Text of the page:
Ye Old Guidebook: 5 Useful Travel Tips from the Medieval Times

A very, very long time before #wanderlust and selfie sticks, Medieval folk travelled for reasons much different than yoga retreats, gap years and solo adventures. Trade, crusade, pilgrimage — there was always a reason to pack a bag of chicken and some patience (hang on, we’ll get to it). The most amusing travel tips from the Medieval times, dating back from the 14th to 16th century, were compiled by Medieval historian Elizabeth Archibald. Hear ye:

#1 On Putting Up with Travel Buddies

Ye olde partie times

A traveller must “patiently and discreetly put up with the stupidities and imperfections of his fellow pilgrims and companions.” How so? “Adapt himself to the times, places and people with whom he finds himself and will have to converse, either rich or poor, noble or base, Christian, Jew, Turk, or Arab,” writes Sixteenth-century French pilgrim Jean Zuallart. Our tip? Alcohol.

#2 Packing Tips: Don’t Forget Ye ‘Cheken’

Charlemagne and the Pope
Aye, thou forget ye chekens

Reinstating the importance of endurance, one should pack according to Milanese pilgrim Santo Brasca “Two bags, one very full of patience, the other containing two hundred Venetian ducats, or at least one hundred and fifty.” But make space for “laxatyvys, a cage for half a dosen of hennys or chekyn to have with yow in the galey, for ye schal have nede unto them meny tymes,” advised English traveller William Wey. That would (literally) never fly with today’s luggage allowance.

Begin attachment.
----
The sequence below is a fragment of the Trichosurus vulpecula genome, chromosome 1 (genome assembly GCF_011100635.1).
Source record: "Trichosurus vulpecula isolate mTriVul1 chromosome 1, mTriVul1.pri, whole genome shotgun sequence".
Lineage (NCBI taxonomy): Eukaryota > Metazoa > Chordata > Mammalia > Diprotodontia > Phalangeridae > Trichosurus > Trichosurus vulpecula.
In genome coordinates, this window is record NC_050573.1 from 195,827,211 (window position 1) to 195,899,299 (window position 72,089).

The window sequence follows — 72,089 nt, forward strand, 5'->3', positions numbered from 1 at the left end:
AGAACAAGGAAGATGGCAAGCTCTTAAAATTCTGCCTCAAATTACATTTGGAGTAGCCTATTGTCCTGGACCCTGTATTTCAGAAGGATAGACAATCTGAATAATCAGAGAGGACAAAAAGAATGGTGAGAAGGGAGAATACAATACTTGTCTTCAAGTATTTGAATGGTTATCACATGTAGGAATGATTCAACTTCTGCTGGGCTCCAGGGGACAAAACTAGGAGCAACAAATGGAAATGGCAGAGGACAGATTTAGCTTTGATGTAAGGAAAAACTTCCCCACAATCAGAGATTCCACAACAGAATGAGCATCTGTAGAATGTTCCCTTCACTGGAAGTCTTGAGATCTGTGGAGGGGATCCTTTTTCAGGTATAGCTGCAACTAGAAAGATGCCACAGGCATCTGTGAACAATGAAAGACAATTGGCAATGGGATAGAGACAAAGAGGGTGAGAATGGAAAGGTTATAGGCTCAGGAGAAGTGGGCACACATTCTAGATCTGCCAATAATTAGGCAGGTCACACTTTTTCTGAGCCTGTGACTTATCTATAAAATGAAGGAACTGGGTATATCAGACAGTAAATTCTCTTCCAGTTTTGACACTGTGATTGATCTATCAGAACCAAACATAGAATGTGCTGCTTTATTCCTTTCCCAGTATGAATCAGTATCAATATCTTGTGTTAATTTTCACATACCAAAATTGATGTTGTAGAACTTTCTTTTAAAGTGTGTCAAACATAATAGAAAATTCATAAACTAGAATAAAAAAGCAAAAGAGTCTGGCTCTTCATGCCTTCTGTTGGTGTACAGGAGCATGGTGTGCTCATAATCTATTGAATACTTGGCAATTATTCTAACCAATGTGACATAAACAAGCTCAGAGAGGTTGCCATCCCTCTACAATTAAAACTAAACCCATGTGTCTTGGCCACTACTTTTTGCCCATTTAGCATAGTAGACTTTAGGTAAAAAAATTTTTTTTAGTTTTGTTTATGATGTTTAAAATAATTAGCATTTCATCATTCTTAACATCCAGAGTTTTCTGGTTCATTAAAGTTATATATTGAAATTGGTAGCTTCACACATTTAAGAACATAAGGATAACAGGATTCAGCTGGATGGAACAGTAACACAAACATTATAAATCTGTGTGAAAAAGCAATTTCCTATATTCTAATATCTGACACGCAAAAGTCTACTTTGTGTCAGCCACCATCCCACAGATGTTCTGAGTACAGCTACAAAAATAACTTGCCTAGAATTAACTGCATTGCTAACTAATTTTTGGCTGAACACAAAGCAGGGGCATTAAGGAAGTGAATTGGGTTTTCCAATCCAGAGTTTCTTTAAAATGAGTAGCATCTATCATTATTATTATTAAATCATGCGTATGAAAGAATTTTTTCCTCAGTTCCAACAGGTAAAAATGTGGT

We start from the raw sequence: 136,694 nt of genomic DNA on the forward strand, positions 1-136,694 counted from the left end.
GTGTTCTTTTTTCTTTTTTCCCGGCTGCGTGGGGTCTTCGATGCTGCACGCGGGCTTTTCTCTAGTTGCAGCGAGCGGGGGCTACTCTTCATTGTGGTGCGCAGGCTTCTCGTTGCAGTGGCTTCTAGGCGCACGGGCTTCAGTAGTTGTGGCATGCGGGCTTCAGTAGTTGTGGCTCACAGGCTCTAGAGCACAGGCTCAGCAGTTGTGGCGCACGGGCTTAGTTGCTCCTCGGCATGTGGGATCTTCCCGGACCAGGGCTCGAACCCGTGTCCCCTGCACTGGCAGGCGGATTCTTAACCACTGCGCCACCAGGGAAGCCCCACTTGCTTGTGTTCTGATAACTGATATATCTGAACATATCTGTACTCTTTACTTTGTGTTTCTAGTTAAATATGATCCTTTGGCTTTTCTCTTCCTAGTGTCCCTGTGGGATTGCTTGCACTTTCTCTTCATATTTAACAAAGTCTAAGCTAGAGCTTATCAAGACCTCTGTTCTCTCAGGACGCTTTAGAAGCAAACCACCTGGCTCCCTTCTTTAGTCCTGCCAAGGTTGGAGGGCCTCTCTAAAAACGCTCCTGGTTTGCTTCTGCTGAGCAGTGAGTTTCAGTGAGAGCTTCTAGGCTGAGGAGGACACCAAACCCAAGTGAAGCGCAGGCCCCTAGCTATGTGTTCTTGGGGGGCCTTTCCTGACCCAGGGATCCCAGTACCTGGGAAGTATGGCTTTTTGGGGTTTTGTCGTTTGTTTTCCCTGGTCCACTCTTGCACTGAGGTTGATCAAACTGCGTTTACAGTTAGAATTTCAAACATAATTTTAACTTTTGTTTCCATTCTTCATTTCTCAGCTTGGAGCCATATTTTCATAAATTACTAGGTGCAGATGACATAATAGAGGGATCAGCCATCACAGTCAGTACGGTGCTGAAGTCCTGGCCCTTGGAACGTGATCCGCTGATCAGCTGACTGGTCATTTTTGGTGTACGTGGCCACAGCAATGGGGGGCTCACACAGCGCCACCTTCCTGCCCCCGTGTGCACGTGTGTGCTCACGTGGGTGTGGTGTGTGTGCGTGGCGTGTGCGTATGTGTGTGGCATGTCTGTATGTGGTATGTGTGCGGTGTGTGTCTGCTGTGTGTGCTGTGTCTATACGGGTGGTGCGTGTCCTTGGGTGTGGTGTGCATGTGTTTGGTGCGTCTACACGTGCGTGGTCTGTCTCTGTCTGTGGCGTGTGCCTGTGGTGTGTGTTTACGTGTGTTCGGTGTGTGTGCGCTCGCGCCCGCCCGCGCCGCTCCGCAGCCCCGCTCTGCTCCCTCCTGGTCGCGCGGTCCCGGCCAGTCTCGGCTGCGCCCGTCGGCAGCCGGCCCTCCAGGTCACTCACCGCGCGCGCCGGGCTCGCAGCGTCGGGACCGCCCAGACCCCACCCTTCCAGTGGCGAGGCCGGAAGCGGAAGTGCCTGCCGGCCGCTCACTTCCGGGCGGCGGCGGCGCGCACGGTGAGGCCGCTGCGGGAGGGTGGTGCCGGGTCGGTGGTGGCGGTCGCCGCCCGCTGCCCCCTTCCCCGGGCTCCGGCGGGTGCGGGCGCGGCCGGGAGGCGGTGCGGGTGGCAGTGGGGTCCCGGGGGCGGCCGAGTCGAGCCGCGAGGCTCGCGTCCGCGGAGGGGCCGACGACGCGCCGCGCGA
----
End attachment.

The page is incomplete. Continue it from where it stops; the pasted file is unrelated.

#3 Pre-book Your Seat Or Suffer the “Stynk”

Perchance thou art a little early for boarding

“If you go in a galley, choose a seat in the top level, because the lowest level is “ryght smolderyng hote and stynkyng, ” writes English traveler William Wey, who went to the Holy Land in 1458. Sounds like something someone fancy in First Class would say.

#4 How to Travel in Style? Don’t

Verily, thou art a show-off

It looks like we’ve got the right idea on dressing comfortably for your flight. But instead of large sunglasses and an IT bag, French pilgrim Antoine Regnaut says “one should be dressed poorly, even when getting off the ship.” But not for reasons you’d expect. Regnaut says it keeps travellers from having to tip the staff. Lucky for compliment letters in today’s flights, now you can dress as fancy as you feel.

#5 How to Get Out of Souvenir Shopping

Novgorod_torg (1)
“Is this thy best price?”

I <3 NY keychains had no place in the medieval area, but even then, travellers saw “niceties of Indian, Persian, and Turkish workmanship but that they will show you and that you will want to buy, as much to hold on to the memory of the holy voyage, as to share it with your friends.” But prithee say nay, as “what you have bought will give you irritation and hardship to bring home.” Maybe they were talking about chekyn.

Fare-thee-well, nomads!

Photo credits: Main, 1, 2, 3, 4 and 5.

Diandra Soliano

Our resident Wander Woman with a passion for languages, big cities and bronzer. When she's not listening to The Smiths a little too loudly at the office (after hours!), she can be found singing along to the soundtrack of Les Miserables with her two cats for an audience.

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